202     <uri link="http://www-105.ibm.com/developerworks/education.nsf/linux-onlinecourse-bytitle/0F1731DC664023B7862569D0005C44AF?OpenDocument">IBM developerWorks Grub tutorial</uri>.
203     </p>
204     </body>
205     </section>
207     <section>
208     <title>My ASUS CUV4X-D won't boot and it freezes during various stages of kernel loading and hardware
209     detection. </title>
210     <body>
211     <p>Disable MPS 1.4 (multi-processor-system) in the BIOS or switch this
212     function to 1.1. By using this option you just switch the MPS version. The Multi-Processor-System
213     will still work properly. Make sure to boot Gentoo Linux with the following boot option, noapic. </p>
214     </body>
215     </section>
217 zhware 1.19 <section>
218     <title>If I have Gentoo 1.4_rc1 can I upgrade to 1.4_rc2, 1.4_final/_rc3 without reinstalling?</title>
219     <body>
220     In fact there is no difference between the 1.4 releases <b>after they&apos;ve installed</b>. Gentoo 1.4 and later are <c>glibc-2.3.x</c> based.
221     As such 1.4rc1 machine for example, that does <c>emerge rsync; emerge -u world</c> is <b>exactly the same</b> as a machine with 1.4rc2 installed, after it does <c>emerge rsync; emerge -u world</c>. The true differences lie in the installer.
222     </body>
223     </section>
224 drobbins 1.1 </chapter>
226     <chapter>
227     <title>Package Management</title>
228     <section>
229     <title>In what format are the packages stored?</title>
230     <body><p>They exist in our portage tree as <e>ebuild</e> autobuild scripts; we are primarily
231     a ports-based distribution, meaning that we provide scripts (<c>.ebuild</c> files) and a
232     special system (Portage) so that you can build apps from sources. We generally only build
233 swift 1.22 binaries for releases and snapshots. The <uri link="/doc/en/gentoo-howto.xml">Development HOWTO
234 drobbins 1.1 </uri> covers the contents of an ebuild script in detail. For full binary ISO releases, we
235     create a full suite of binary packages in an enhanced <c>.tbz2</c> format (<c>.tar.bz2</c>
236     compatible with meta-information attached to the end of the file.)</p>
237     </body>
238     </section>
240     <section>
241     <title>Why write a new port system (Portage) instead of using BSD's version?</title>
242     <body>
243     <p>In one sentence, because Portage is much better in so many ways. One of the design
244     philosophies of the <c>.ebuild</c> syntax was to make it an analog of what you'd type to
245     install the program manually, thus making Portage very easy to learn and modify to your
246     needs. We also have OpenBSD-style "fake" installs, safe unmerging, system profiles,
247     package masking, a real dependency system, and lots of other good stuff.</p>
248     </body>
249     </section>
251     <section>
252     <title>How does this differ from Debian's apt or BSD's ports?</title>
253     <body><p>Portage features the best of apt and ports; for example, USE options, a full
254     dependency system, safe installs and uninstalls, and a true package database. Think of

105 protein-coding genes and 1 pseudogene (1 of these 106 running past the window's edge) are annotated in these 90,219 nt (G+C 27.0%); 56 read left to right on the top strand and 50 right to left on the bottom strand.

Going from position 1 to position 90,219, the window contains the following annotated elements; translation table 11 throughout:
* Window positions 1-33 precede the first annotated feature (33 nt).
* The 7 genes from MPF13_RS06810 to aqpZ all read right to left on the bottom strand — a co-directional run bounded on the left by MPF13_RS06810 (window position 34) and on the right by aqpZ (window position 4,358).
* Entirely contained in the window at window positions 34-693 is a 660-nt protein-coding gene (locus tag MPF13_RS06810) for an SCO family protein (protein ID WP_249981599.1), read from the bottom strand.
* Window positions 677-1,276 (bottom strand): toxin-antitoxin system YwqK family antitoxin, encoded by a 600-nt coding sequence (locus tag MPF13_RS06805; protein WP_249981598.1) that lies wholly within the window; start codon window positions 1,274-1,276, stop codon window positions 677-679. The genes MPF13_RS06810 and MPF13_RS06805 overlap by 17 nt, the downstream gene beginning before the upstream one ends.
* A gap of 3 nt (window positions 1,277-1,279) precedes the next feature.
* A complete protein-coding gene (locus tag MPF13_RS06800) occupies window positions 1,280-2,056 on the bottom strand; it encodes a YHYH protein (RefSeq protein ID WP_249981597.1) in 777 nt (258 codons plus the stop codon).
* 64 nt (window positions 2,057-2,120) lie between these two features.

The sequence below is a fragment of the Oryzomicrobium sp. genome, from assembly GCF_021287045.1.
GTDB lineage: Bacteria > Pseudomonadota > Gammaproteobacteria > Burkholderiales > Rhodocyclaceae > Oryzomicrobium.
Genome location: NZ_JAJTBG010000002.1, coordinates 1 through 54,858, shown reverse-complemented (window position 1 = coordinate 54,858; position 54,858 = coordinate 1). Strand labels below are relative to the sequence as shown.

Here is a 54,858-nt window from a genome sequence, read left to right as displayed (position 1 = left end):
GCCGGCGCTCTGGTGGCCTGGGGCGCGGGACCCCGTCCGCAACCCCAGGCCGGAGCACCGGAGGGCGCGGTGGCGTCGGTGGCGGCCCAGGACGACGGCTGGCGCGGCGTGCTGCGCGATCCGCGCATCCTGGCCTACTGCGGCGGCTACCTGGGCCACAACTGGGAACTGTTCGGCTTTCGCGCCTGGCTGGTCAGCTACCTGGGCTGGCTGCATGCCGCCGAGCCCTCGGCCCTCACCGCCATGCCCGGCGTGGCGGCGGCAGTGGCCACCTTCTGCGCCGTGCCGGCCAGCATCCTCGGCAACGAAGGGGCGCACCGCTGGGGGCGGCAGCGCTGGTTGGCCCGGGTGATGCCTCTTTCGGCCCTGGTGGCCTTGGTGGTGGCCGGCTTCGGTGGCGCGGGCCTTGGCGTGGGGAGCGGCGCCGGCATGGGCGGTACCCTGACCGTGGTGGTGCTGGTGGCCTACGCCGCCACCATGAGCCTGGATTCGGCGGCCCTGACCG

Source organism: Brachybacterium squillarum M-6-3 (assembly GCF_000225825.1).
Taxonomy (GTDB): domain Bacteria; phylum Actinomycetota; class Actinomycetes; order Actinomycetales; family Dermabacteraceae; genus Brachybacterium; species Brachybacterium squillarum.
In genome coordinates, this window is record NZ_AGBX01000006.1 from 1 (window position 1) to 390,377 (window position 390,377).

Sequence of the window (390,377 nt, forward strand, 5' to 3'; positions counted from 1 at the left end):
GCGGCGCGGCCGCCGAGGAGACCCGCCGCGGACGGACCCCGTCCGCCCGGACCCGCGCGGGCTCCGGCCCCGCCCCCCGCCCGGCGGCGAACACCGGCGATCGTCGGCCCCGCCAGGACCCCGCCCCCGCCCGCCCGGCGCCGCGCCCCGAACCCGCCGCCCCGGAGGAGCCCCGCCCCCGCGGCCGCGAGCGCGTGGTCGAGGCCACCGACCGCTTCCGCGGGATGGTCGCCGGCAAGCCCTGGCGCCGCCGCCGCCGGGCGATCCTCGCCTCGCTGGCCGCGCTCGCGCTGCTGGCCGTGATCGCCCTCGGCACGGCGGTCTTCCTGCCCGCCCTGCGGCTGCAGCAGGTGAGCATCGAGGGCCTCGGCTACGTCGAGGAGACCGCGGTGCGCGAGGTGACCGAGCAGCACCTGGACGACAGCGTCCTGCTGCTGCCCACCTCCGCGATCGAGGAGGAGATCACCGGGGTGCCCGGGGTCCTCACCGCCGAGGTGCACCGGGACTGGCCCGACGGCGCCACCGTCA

255     Portage as the best of both worlds; a ports system with the sensibilities and safety of a
256     Linux package management system built-in.</p></body>
257     </section>
259     <section>
260     <title>How do I install and uninstall packages?</title>
261     <body>
262 swift 1.22 <p>The <uri link="/doc/en/portage-user.xml">Portage User Guide</uri> details how to install
263 drobbins 1.1 and uninstall packages, and update Portage.</p>
264     </body>
265     </section>
267     <section>
268     <title>How can I set a global configuration for compiling packages?</title>
269     <body><p><path>/etc/make.conf</path> should be modified to override global and
270     profile-specific default options used to compile and merge packages. The most common options
271     are as follows:</p>
272     <table>
273     <tr>
274     <th>Flag</th>
275     <th>Description</th>
276     </tr>
277     <tr>
278     <ti>CHOST</ti>
279     <ti>This sets the HOST variable for compiles, e.g. <c>i686-pc-linux-gnu</c></ti>
280     </tr>
281     <tr>
282     <ti>CFLAGS</ti>
283     <ti>The options for <c>gcc</c> when compiling programs written in C (*.c files)</ti>
284     </tr>
285     <tr>
286     <ti>CXXFLAGS</ti>
287     <ti>The options for <c>gcc</c> when compiling programs written in C++ (*.c,*.cpp etc.
288     files)</ti>
289     </tr>
290     <tr>
291     <ti>USE</ti>
292     <ti>This allows you to set what optional components you'd like compiled-in, if
293     available. For example, if you have <c>gnome</c> inside the USE string, then when
294     you compile <c>xchat</c>, it will include GNOME support. All our dependencies are
295     also USE-aware.</ti>
296     </tr>
297     <tr>
298     <ti>GENTOO_MIRRORS</ti>
299     <ti>A space separated list of URIs currently mirroring the Gentoo packages. Portage
300     will attempt download from a <c>GENTOO_MIRROR</c> first before trying the official
301     <c>SRC_URI</c>. To force Portage to skip mirrors, set this variable to "".</ti>
302     </tr>
303     </table>
304     </body>
305     </section>
307     <section>
308     <title>What happened to <path>/etc/make.defaults</path>?</title>
309     <body>
310     <p>As of Portage 1.5 onwards, <path>/etc/make.defaults</path> is antiquated;
311     if you have portage-1.5-r1 or above installed then you can safely delete it.